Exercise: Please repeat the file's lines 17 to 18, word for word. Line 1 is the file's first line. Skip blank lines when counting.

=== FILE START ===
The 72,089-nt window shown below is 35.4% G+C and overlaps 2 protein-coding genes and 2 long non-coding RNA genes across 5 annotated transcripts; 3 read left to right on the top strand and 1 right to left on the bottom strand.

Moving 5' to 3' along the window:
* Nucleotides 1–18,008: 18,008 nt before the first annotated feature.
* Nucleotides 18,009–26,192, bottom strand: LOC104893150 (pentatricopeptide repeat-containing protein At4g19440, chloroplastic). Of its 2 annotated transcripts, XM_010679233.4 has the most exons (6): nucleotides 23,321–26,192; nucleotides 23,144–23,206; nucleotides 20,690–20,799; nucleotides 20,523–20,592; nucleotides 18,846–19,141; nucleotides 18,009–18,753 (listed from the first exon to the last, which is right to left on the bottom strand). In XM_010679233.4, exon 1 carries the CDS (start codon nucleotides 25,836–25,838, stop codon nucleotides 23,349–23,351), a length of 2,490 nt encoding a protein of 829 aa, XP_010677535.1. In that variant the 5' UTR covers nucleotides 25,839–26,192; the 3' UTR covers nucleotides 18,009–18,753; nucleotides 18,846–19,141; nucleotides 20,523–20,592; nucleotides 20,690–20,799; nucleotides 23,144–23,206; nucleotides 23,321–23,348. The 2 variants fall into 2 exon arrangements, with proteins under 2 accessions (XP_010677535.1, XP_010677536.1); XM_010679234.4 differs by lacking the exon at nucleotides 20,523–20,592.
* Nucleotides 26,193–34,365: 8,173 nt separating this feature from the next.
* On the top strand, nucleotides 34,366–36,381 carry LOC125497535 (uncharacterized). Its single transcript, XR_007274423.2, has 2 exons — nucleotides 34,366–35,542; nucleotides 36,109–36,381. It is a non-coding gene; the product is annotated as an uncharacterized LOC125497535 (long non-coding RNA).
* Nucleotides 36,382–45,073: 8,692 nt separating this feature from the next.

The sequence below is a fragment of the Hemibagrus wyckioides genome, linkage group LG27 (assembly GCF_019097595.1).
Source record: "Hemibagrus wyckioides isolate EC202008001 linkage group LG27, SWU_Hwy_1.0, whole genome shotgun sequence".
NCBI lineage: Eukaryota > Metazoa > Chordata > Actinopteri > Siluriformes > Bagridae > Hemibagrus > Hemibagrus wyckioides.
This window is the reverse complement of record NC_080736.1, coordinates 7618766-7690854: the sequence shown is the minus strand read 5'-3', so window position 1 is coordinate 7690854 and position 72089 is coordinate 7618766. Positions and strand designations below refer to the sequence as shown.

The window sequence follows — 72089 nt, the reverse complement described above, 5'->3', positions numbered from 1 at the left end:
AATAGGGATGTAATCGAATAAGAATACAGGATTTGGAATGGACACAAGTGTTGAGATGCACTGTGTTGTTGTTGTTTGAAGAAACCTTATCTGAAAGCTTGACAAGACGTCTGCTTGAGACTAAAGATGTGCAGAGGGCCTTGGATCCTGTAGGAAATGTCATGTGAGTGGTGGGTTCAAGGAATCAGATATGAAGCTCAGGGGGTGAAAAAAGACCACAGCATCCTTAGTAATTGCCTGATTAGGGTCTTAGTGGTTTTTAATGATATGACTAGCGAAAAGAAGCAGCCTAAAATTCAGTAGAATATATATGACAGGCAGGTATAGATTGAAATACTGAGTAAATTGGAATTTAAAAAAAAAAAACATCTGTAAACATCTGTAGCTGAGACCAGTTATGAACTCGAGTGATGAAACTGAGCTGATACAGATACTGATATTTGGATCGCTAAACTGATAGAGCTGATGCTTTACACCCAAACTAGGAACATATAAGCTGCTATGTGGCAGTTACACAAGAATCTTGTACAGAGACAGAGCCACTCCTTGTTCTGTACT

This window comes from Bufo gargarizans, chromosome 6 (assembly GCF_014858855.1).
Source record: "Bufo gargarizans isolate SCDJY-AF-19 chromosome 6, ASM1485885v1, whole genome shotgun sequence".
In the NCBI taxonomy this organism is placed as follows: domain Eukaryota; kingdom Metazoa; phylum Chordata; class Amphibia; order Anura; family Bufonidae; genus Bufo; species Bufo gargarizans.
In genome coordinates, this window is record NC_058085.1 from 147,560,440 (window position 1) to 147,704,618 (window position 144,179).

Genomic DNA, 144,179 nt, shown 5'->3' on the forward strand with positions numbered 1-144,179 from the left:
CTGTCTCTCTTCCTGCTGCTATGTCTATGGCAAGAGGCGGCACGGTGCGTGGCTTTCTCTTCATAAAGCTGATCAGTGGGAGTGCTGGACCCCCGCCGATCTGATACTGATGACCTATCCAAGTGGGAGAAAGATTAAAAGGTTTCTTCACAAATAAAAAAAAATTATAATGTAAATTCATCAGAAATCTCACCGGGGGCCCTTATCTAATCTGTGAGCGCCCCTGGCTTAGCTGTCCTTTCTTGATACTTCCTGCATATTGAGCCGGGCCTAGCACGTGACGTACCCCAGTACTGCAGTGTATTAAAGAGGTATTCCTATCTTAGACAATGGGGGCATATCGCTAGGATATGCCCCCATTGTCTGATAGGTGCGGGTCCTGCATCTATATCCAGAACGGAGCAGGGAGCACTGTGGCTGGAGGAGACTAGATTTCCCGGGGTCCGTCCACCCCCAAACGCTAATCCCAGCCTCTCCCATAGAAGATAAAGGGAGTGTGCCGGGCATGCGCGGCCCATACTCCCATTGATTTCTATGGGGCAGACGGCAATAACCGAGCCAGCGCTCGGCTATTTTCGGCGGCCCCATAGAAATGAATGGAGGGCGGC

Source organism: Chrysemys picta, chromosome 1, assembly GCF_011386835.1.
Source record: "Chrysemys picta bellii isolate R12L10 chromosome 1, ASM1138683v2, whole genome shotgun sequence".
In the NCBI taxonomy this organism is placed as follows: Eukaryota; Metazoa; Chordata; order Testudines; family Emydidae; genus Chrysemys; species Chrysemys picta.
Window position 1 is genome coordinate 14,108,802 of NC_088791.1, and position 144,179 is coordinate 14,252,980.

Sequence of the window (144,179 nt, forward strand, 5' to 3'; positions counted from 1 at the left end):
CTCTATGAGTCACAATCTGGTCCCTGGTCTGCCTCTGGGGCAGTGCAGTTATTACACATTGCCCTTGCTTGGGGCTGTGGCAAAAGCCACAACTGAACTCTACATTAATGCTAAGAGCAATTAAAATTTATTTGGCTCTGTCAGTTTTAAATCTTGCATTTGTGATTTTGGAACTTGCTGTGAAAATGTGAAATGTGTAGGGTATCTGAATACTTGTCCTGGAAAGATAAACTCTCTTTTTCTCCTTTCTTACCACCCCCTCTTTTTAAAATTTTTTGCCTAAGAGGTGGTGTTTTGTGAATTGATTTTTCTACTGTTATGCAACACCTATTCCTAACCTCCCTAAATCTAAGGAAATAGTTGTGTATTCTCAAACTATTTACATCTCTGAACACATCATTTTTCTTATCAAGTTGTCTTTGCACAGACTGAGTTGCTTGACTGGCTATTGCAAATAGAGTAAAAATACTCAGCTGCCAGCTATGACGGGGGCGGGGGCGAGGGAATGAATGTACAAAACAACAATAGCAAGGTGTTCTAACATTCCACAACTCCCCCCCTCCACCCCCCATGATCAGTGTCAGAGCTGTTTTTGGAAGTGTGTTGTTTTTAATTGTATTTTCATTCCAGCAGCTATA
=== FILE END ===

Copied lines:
In genome coordinates, this window is record NC_058085.1 from 147,560,440 (window position 1) to 147,704,618 (window position 144,179).

Genomic DNA, 144,179 nt, shown 5'->3' on the forward strand with positions numbered 1-144,179 from the left: